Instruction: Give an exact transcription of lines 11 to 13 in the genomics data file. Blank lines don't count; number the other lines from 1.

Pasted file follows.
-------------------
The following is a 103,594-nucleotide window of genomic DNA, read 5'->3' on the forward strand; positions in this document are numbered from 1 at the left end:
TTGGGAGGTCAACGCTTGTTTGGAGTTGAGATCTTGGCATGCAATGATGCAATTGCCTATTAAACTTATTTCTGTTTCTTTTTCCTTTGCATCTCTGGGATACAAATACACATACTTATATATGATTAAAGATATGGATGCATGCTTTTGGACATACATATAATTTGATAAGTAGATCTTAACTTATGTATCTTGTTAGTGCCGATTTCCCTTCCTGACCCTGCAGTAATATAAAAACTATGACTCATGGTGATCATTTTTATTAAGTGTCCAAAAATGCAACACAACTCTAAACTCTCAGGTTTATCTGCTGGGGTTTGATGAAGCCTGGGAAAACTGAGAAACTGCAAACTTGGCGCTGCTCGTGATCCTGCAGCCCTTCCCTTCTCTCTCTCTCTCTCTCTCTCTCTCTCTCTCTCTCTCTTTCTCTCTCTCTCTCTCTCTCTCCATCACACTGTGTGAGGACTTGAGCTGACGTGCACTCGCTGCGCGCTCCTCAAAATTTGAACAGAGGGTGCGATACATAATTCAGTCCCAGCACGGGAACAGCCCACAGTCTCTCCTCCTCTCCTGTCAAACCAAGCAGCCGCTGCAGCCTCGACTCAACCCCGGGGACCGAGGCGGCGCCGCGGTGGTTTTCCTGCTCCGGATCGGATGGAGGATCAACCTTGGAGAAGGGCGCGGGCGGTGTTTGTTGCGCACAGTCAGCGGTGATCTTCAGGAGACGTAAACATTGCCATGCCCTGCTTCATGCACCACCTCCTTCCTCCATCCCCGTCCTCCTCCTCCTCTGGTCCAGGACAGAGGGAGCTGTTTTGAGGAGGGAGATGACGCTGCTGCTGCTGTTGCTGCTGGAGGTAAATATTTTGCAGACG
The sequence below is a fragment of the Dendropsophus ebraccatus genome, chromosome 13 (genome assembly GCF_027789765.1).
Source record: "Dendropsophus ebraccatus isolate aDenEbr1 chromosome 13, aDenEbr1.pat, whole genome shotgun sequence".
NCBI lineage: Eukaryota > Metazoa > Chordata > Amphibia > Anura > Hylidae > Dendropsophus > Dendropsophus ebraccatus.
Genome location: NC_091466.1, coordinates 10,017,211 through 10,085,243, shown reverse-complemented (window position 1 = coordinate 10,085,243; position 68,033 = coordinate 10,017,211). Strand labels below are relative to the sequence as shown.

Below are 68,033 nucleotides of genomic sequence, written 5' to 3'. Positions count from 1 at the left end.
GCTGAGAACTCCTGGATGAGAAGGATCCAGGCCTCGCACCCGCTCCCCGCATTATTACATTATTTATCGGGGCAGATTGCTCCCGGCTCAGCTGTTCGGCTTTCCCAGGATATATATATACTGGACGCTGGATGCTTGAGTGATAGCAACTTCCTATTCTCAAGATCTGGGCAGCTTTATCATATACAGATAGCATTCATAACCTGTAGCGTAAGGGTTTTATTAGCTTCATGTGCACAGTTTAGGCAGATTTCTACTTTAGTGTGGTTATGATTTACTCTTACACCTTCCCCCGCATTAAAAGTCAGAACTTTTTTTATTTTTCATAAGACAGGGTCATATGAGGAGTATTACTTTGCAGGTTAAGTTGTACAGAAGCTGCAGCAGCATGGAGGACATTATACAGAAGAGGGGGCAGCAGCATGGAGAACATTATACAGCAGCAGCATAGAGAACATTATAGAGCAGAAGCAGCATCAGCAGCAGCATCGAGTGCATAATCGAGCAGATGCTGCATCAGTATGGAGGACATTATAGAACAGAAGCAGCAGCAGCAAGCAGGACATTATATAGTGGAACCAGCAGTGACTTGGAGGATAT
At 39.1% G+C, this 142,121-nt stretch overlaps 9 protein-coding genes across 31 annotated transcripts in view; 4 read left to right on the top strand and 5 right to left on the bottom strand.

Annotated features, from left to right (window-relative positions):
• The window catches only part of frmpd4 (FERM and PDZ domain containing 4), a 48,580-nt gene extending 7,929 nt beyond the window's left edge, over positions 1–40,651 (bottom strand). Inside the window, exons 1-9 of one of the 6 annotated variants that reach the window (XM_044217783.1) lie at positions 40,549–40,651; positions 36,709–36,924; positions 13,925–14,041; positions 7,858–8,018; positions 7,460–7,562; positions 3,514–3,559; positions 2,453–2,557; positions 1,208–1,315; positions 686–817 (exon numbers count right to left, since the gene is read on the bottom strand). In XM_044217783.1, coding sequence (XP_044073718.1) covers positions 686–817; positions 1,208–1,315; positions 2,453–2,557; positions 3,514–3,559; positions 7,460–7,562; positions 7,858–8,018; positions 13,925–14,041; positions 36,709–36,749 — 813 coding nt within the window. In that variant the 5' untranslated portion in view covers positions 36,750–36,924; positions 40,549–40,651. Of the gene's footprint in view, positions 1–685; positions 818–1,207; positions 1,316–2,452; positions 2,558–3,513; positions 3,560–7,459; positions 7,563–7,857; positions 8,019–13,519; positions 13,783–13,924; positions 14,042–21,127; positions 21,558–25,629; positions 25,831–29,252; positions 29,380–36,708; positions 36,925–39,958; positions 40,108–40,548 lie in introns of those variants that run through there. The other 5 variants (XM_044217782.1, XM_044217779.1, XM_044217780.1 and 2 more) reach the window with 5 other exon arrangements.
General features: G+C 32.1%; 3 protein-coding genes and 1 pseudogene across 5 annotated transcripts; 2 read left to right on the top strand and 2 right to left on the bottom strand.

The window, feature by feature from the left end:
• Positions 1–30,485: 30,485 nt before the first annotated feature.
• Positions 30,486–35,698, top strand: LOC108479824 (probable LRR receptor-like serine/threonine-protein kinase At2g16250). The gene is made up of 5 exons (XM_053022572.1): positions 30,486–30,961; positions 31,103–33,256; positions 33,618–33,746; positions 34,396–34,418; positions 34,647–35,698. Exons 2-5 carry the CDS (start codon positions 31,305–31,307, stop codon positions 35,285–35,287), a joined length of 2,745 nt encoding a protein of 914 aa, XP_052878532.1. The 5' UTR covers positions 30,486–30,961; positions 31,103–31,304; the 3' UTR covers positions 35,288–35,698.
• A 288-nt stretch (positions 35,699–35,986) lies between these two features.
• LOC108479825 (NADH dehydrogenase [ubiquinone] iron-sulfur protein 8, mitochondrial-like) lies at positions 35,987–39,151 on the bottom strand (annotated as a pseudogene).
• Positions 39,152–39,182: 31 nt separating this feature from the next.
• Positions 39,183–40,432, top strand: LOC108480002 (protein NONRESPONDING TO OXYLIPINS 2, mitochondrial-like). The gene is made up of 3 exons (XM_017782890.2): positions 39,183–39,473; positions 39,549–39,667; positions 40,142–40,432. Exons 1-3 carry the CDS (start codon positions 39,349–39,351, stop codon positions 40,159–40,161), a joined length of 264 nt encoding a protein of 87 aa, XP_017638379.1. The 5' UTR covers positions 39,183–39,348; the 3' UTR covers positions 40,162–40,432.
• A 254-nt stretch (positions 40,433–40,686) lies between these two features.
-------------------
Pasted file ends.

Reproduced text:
• The window catches only part of frmpd4 (FERM and PDZ domain containing 4), a 48,580-nt gene extending 7,929 nt beyond the window's left edge, over positions 1–40,651 (bottom strand). Inside the window, exons 1-9 of one of the 6 annotated variants that reach the window (XM_044217783.1) lie at positions 40,549–40,651; positions 36,709–36,924; positions 13,925–14,041; positions 7,858–8,018; positions 7,460–7,562; positions 3,514–3,559; positions 2,453–2,557; positions 1,208–1,315; positions 686–817 (exon numbers count right to left, since the gene is read on the bottom strand). In XM_044217783.1, coding sequence (XP_044073718.1) covers positions 686–817; positions 1,208–1,315; positions 2,453–2,557; positions 3,514–3,559; positions 7,460–7,562; positions 7,858–8,018; positions 13,925–14,041; positions 36,709–36,749 — 813 coding nt within the window. In that variant the 5' untranslated portion in view covers positions 36,750–36,924; positions 40,549–40,651. Of the gene's footprint in view, positions 1–685; positions 818–1,207; positions 1,316–2,452; positions 2,558–3,513; positions 3,560–7,459; positions 7,563–7,857; positions 8,019–13,519; positions 13,783–13,924; positions 14,042–21,127; positions 21,558–25,629; positions 25,831–29,252; positions 29,380–36,708; positions 36,925–39,958; positions 40,108–40,548 lie in introns of those variants that run through there. The other 5 variants (XM_044217782.1, XM_044217779.1, XM_044217780.1 and 2 more) reach the window with 5 other exon arrangements.
General features: G+C 32.1%; 3 protein-coding genes and 1 pseudogene across 5 annotated transcripts; 2 read left to right on the top strand and 2 right to left on the bottom strand.

The window, feature by feature from the left end: